An enchanting musical performance, set beneath the stars in the breathtaking Moorish heart of medieval Spain. Captured in concert in September 2006, singer/composer Loreena McKennitt leads viewers through the multi-textured landscapes of her catalog, from traditional Celtic ballads to literary narratives and highlights from her latest recording, An Ancient Muse.
Filmed in rich HDTV, Nights from the Alhambra evokes the otherworldly magic of Granada's palace of dreams, the fiery and inspired performances of a stellar cast of supporting musicians and, of course, the unforgettable voice and songs of Loreena McKennitt herself. The package includes the complete footage on DVD and 2 separate audio CDs that encompass the complete evening.
After nearly a decade off the scene, Loreena McKennitt returned to the performance and recording stage in 2006 and 2007. The Canadian singer picked up exactly where she left off, traveling through the Celtic-Middle Eastern fusions she explored on The Book of Secrets
with her latest studio album, An Ancient Muse
. Now, with momentum behind her, she's released a DVD document of her performance at Alhambra palace in Granada, Spain. This is the same performance that has been running on PBS station pledge drives for the last year, but with a double CD included. McKennitt's renditions of songs from An Ancient Muse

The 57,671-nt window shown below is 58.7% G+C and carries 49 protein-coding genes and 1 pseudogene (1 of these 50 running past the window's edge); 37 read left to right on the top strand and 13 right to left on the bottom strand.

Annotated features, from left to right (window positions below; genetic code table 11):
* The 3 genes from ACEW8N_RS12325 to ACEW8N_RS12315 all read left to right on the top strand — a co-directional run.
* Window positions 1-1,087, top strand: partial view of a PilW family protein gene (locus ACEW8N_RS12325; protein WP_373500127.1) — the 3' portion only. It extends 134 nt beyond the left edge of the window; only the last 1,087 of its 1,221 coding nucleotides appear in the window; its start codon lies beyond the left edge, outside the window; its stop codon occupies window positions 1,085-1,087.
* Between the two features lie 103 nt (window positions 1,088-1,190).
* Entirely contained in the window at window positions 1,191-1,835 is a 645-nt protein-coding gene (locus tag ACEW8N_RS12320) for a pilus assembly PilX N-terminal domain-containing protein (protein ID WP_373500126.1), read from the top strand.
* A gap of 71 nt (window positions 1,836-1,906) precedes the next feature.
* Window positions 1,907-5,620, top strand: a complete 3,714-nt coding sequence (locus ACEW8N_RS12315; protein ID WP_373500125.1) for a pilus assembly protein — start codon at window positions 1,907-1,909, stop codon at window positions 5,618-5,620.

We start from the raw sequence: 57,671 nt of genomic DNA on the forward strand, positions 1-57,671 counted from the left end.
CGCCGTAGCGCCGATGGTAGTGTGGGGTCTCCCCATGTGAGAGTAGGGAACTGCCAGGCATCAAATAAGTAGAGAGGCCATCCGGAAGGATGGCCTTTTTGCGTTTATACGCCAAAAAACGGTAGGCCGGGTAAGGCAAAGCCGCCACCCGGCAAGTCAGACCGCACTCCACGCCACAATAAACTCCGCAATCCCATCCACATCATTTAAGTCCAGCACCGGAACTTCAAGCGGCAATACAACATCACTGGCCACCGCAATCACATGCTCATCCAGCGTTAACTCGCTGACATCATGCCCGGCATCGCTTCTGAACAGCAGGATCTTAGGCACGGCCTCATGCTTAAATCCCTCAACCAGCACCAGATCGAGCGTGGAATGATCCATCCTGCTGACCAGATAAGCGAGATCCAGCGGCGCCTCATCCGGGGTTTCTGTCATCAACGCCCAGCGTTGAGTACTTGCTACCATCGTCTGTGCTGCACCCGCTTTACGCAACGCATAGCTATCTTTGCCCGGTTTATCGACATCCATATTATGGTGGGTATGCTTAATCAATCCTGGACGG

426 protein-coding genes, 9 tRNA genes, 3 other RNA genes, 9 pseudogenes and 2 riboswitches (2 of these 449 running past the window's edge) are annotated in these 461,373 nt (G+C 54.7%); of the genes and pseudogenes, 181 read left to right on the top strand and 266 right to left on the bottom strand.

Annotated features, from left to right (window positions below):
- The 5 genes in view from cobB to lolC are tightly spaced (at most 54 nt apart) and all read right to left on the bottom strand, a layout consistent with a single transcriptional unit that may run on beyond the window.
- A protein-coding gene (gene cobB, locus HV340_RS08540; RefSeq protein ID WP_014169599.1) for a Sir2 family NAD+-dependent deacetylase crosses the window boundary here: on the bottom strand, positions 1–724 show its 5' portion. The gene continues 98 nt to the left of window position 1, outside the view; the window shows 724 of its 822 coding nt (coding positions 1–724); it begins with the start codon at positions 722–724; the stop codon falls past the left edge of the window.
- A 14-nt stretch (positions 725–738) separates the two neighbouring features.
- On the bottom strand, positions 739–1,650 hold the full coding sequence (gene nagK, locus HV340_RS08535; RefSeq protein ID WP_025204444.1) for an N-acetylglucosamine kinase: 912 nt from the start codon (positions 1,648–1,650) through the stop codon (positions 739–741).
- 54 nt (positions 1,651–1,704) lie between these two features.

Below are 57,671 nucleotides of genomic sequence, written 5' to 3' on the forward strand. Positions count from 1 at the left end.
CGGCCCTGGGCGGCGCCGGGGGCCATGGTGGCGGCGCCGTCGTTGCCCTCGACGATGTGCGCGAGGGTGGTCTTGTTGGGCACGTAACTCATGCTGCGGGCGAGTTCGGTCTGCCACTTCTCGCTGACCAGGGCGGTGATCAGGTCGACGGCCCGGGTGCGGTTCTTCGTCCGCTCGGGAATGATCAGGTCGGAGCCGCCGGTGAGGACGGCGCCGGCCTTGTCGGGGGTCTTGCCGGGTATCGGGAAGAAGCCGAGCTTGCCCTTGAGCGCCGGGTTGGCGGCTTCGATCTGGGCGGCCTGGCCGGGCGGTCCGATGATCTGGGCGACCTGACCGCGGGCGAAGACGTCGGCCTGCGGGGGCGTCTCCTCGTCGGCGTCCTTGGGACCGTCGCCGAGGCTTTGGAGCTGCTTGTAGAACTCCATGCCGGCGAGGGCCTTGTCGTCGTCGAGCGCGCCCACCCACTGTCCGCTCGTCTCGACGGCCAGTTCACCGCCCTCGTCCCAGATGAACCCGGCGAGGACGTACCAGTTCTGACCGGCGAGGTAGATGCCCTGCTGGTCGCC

and her earlier albums are impeccable. As she is something of a perfectionist, there isn't much deviation from the original studio versions, but McKennitt is in fine voice and the band gets to rave it up a few times on tracks like "The Bonny Swans," where violinist Hugh Marsh and guitarist Brian Hughes trade increasingly frantic leads. This is an expanded group for McKennitt, with players from England, Greece, and the Middle East playing oud, dumbek, kanoun, hurdy-gurdy, duduk, and other ancient sounds from the British Isles to Turkey. The advantage of this edition of the Alhambra performance over that seen on PBS is that we're spared McKennitt's earnest and precious interstitials, talking about the location and her inspirations while slowly running her hands over Celtic carvings. But if you want it, that version of the performance is also on the DVD, as the commentary track. The CDs wisely drop even the between-song patter, which is fine, but not something to sit through on repeated listenings. Although the performance is beautifully, if conventionally filmed, and it's great to see this virtuoso band playing in communion, it's ultimately McKennitt's songs themselves that brim with visual imagery as she creates her ancient evocations as effectively on the concert stage as she does in the studio. --John Diliberto